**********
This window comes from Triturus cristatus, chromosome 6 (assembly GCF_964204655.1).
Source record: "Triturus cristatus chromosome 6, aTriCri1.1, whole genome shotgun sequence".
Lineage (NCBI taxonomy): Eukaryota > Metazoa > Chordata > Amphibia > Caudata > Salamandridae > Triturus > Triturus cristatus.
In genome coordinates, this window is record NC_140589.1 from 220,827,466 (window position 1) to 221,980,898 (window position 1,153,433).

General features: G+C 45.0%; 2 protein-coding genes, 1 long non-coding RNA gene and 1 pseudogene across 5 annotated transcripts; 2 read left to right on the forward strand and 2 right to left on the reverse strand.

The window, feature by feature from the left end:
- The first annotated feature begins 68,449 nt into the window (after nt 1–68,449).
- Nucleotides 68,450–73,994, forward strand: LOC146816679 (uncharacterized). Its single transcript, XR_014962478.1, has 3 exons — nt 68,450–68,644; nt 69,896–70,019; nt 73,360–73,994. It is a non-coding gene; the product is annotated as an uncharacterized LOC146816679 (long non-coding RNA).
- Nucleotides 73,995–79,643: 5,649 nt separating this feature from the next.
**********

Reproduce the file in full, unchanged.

This window comes from Triturus cristatus, chromosome 6 (assembly GCF_964204655.1).
Source record: "Triturus cristatus chromosome 6, aTriCri1.1, whole genome shotgun sequence".
Lineage (NCBI taxonomy): Eukaryota > Metazoa > Chordata > Amphibia > Caudata > Salamandridae > Triturus > Triturus cristatus.
In genome coordinates, this window is record NC_140589.1 from 220,827,466 (window position 1) to 221,980,898 (window position 1,153,433).

General features: G+C 45.0%; 2 protein-coding genes, 1 long non-coding RNA gene and 1 pseudogene across 5 annotated transcripts; 2 read left to right on the forward strand and 2 right to left on the reverse strand.

The window, feature by feature from the left end:
- The first annotated feature begins 68,449 nt into the window (after nt 1–68,449).
- Nucleotides 68,450–73,994, forward strand: LOC146816679 (uncharacterized). Its single transcript, XR_014962478.1, has 3 exons — nt 68,450–68,644; nt 69,896–70,019; nt 73,360–73,994. It is a non-coding gene; the product is annotated as an uncharacterized LOC146816679 (long non-coding RNA).
- Nucleotides 73,995–79,643: 5,649 nt separating this feature from the next.